Whose Rights and What’s Left? Copyright and Moral Rights in an Employment Context
As a general rule, the copyright in works created by an employee in the course of their employment rests with the employer. The Copyright Act 1968 requires two criteria to be met. First, that the individual who created the work is an employee working “under a contract of service” (and not, e.g., an independent contractor), and second, that the work is made “in pursuance of the terms of his or her employment.”
For instance, a legal professional who writes articles about intellectual property law at the instruction of her employer, for the purpose of publishing on the firm’s website, does not own the copyright to the articles she has written. The copyright rests with the employer. By contrast, a legal professional who writes out the contents of an eventually best-selling science fiction novel during lunch breaks while employed at the same firm, likely has sole ownership of the copyright of that novel. The act of writing may have taken place at the firm, but it was not done in the course of employment or as part of the terms of employment.
However, even when an employer owns the copyright in a work created by their employee, it is important to be aware that copyright is separate and distinct from moral rights, and moral rights in a work rest exclusively with its author.
Copyright vs Moral Rights
Copyright and moral rights are each one half of a whole set of rights vested in a piece of creative work. Both arise automatically from the creation of the work and do not have to be applied for in order to be in effect. Copyright is concerned with the economic rights and commercial use of a given work, and is grounded in the idea that the author of a work should be able to capitalize on it through its publication or reproduction. Moral rights are the non-economic “personal” rights of an author to have their authorship properly attributed in relation to the work.
The moral rights provisions of the Copyright Act were introduced in 2000 and, in addition to the right of attribution, include the right not to have authorship falsely attributed, and the right to integrity of authorship (meaning, the right not to have the work used in a way that is derogatory to the author’s reputation). These rights only ever vest in the author of a work and they cannot be assigned or otherwise transferred away.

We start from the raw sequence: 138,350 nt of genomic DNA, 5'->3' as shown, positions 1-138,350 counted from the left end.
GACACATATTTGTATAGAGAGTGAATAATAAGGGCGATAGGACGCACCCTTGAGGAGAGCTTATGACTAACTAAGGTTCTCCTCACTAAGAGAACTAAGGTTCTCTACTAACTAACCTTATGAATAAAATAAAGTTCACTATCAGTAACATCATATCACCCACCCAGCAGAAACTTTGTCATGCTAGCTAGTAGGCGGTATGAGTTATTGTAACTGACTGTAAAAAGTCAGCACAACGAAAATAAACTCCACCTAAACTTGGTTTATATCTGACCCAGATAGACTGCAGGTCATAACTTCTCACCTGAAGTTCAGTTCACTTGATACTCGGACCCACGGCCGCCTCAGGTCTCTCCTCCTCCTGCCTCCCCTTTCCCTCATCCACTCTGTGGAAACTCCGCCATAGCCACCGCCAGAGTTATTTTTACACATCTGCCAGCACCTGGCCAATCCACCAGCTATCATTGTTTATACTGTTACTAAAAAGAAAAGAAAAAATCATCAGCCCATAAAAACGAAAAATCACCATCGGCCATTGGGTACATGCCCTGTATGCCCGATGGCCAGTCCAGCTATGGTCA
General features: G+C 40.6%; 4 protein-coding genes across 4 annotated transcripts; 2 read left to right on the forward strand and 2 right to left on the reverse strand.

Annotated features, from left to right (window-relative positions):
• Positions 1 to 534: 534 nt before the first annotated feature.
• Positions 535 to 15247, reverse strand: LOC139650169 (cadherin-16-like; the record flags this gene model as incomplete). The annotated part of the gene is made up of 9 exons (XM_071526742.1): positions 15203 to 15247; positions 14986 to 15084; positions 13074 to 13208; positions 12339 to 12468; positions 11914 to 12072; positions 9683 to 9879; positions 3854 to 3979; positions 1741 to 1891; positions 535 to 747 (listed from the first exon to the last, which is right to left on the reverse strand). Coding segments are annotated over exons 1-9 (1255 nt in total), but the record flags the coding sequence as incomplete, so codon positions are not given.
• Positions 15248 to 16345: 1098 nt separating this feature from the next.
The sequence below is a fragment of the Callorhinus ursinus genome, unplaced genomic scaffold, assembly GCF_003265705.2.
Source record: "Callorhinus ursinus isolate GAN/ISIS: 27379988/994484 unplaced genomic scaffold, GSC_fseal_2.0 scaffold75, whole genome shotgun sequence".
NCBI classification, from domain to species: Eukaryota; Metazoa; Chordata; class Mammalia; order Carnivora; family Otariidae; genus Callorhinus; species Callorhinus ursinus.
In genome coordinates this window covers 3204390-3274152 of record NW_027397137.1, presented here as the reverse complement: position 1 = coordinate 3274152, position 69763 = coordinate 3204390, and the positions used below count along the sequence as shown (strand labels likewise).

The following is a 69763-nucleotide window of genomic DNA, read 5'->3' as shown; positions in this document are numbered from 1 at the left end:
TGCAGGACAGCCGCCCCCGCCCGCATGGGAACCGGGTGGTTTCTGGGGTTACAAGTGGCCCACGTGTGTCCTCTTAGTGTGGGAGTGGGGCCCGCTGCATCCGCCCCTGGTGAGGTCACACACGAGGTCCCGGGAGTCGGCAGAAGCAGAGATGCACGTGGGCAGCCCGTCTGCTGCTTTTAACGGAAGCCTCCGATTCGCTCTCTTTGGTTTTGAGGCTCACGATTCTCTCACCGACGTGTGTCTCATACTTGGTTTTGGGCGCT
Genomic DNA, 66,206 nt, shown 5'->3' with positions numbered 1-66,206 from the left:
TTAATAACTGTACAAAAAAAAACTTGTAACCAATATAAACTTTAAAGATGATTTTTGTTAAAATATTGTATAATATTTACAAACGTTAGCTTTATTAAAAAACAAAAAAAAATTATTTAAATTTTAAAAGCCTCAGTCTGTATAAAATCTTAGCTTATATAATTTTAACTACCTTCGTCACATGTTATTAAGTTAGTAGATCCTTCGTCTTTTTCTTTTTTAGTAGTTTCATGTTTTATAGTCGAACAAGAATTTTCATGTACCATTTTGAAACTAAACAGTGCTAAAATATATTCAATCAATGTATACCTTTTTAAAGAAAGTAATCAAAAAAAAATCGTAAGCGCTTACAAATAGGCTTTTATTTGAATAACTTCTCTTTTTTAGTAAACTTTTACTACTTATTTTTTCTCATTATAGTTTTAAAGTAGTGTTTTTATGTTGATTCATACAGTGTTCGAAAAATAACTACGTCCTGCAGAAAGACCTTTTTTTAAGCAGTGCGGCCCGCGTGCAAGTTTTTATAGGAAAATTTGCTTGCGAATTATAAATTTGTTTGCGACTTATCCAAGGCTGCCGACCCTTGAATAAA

This means that it is possible for an employer to own the copyright to work created by an employee, but not the moral rights. The scope of ‘work’ in this context ranges from text written for a website or a technical manual, to legal advice, to any number of ordinary documents drafted in the course of day-to-day business. Broadly speaking, an employee is entitled to be named as the author of anything they write, regardless of how their employer uses that written material.
There are circumstances where moral rights can present problems for employers or limit the employer in exercising their entitlement to use and profit from a creative work. This can include situations where crediting the author creates difficulties; where the work is part of a larger set of works published under the employer’s name; where the work requires modification in order to be fit for purpose; or where the work is licensed by the employer for use by a third party. This begets the question: if moral rights cannot be assigned, what recourse is left to the employer?
The answer comes in the form of contractual provisions and in the fact that moral rights can be waived. An author is able to consent to what would, without that consent, be a violation of their moral rights. In employment contexts, this is most straightforwardly accomplished through moral rights clauses in employment contracts. These clauses state that the author consents to have their work used without proper attribution, as well as to have the work published under the employer’s name, and modified as necessary or desirable. This is not an assignment of rights in the sense of the employee giving the employer the right to be named as the author – although that is a practical result of the process – it is a renouncement of the entitlement to take legal action for the violation of a moral right.
So what is the moral of this story? It’s that owning copyright in a work is not the same as having carte-blanche to do with it whatever strikes the fancy. The author of a work has inherent moral rights in their work and is able to assert a certain level of control over the use of that work unless those rights are waived. Thoughtfully drafted contractual clauses are a legally enforceable way to address these rights, and should be included in any employment agreements that seek to deal with intellectual property.
Oh, and keep in mind: when we talk about “employers” and “employment”, we mean it – we’re lawyers. We aren’t talking about “contractors”. If you have questions about copyright or moral rights, or if you would like a review of any contracts to ensure that your intellectual property rights are protected, please contact the Business Team at BAL Lawyers.
Written by Anna Phillips.